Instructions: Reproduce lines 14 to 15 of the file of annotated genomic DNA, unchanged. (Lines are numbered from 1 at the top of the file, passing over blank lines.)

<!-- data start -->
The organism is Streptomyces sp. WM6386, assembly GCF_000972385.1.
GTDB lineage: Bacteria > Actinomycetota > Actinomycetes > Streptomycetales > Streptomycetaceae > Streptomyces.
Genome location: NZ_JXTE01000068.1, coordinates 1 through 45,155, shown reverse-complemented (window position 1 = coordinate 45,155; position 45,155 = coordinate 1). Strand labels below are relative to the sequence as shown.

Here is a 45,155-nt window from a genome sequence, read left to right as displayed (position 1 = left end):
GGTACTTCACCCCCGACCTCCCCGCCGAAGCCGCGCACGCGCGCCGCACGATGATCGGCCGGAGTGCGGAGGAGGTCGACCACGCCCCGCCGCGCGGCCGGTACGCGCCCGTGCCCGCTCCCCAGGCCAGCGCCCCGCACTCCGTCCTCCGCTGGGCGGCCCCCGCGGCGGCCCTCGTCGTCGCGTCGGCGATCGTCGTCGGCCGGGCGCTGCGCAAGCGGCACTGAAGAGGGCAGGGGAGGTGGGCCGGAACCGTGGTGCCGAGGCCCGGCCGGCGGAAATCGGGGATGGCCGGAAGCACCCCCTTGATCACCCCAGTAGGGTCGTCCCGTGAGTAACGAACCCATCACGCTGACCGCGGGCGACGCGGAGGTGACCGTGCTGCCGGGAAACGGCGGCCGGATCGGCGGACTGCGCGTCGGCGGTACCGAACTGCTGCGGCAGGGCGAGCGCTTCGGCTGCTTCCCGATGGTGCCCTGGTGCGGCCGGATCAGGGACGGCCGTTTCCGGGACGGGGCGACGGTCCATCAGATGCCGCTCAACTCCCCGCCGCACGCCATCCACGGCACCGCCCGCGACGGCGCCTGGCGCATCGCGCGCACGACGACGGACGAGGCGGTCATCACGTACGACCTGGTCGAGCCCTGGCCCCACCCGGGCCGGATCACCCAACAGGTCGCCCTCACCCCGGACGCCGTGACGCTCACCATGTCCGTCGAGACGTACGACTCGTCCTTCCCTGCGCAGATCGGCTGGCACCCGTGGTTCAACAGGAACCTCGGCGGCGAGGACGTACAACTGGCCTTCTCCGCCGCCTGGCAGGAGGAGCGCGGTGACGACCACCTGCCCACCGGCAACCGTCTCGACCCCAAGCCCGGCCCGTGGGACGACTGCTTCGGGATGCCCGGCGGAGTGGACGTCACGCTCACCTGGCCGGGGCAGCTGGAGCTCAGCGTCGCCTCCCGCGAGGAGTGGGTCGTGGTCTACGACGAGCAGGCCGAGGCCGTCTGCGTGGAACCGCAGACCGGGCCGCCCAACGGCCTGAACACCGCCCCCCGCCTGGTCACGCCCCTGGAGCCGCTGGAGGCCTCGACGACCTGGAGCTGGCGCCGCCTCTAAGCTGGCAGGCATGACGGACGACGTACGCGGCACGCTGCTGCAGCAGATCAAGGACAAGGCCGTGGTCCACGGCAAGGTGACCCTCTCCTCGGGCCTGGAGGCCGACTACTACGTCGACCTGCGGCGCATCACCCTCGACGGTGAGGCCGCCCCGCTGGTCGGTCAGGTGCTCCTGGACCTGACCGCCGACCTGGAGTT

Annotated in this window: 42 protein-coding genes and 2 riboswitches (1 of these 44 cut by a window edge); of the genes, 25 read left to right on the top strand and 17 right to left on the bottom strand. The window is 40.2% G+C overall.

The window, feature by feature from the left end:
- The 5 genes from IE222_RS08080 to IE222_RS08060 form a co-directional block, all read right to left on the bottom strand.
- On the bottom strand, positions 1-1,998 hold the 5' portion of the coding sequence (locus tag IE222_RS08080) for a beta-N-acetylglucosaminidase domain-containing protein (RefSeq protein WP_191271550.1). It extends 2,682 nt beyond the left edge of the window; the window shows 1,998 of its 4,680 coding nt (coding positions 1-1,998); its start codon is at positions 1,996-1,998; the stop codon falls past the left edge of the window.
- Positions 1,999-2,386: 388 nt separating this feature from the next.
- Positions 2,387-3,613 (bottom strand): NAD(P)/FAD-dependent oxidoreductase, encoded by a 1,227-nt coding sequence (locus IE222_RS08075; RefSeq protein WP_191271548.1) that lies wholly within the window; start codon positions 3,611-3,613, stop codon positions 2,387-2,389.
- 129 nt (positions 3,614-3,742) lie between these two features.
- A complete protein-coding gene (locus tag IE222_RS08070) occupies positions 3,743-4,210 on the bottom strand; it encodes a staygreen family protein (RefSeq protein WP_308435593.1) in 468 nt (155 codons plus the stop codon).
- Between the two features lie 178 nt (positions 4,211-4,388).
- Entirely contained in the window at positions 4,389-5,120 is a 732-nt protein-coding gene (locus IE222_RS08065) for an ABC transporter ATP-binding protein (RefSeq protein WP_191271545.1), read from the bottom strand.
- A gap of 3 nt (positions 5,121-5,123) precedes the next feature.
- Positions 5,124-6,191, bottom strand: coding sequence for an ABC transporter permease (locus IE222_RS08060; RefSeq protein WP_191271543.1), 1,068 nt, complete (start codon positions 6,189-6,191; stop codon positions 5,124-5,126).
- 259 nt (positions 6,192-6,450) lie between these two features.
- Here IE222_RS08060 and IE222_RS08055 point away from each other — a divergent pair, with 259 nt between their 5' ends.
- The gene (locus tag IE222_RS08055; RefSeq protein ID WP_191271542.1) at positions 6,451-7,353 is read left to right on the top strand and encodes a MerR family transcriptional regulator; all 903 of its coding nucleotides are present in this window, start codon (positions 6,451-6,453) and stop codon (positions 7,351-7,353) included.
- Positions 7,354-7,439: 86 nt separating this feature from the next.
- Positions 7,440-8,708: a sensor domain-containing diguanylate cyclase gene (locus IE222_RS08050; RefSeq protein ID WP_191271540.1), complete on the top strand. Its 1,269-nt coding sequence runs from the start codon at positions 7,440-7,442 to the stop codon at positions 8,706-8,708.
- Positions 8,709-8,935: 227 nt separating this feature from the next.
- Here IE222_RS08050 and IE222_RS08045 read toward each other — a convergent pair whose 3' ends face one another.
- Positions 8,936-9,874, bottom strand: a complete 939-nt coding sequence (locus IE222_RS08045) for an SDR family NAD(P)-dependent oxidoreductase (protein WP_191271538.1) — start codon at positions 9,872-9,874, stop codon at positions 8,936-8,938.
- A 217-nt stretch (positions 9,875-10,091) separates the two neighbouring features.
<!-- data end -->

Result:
- Between the two features lie 178 nt (positions 4,211-4,388).
- Entirely contained in the window at positions 4,389-5,120 is a 732-nt protein-coding gene (locus IE222_RS08065) for an ABC transporter ATP-binding protein (RefSeq protein WP_191271545.1), read from the bottom strand.